The 'trick' here is to add power. This raises the legal weight from 155 for a glider to 254 for a 'powered' UL.

#### geraldmorrissey

##### Well-Known Member
The writing is on the wall for my free flight model airplane club. In 5-10 years most everyone will be dead. It's hard to get a kid to spend months on a model and lose it on the first flight. Definately a dying activity but one hell of a lot of fun.

#### RjUp

##### New Member
View attachment 128284

A prize for anyone who can spot someone under 50 in the audience at Oshkosh 22. Also, the audience is almost exclusively men. White men.It's quite a telling photo.
Stop it already with the virtue signaling. "Oh there's an issue because only x type of people of x gender of x age are interested in this thing we are doing." The fact of the mater is those are the people this sport has attracted. There are no impediments baring non-whites. There are no impediments barring non-females. There are no impediments barring non->50 somethings. They just are not interested.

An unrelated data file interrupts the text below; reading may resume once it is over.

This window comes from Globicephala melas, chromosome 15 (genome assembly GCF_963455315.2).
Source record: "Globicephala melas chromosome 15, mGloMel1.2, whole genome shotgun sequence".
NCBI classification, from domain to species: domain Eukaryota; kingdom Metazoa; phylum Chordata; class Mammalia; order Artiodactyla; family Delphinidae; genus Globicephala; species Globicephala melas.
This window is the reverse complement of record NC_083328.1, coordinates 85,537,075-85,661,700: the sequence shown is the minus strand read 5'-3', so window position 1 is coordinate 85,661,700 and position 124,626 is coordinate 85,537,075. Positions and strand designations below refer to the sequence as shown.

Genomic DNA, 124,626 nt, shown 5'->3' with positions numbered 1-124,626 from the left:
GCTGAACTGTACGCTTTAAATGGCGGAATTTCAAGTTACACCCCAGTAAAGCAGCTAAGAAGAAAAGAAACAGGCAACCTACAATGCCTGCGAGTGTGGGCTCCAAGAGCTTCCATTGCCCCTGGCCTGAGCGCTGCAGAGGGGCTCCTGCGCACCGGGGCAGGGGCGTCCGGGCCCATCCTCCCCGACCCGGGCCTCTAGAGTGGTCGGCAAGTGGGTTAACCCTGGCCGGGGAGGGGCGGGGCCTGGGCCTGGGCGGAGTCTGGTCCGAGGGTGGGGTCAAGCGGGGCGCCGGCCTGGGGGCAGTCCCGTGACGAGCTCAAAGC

Please, do everybody in the sport a favor and get over it already and don't turn this into a virtue signaling woke-fest. The people you see in that room represent the majority cross section of the population that is interested in what we do. It is not dying just because super models and 20 somethings are not interested in it.
The better question is what are you doing about this perceived issue? What have you done to recruited non-whites, non-males, and non-50 somethings into homebuilt aviation? Mabye you have some good ideas to garner interest in our sport. Perhaps you share those instead of complaining to the us?

#### Appowner

##### Well-Known Member
From experience that I "heard about" , black powder wasn't such a good explosive. Now if one went to a theatrical supply place and got flash powder, there was a much more powerful result. Less than a thimbal of F.P. produced quite a powerful bang. Dennis
No it isn't. Burns too slow. But being a long time black powder hunter, I had the stuff on hand. Double F if I recall. But I proved my concept with it.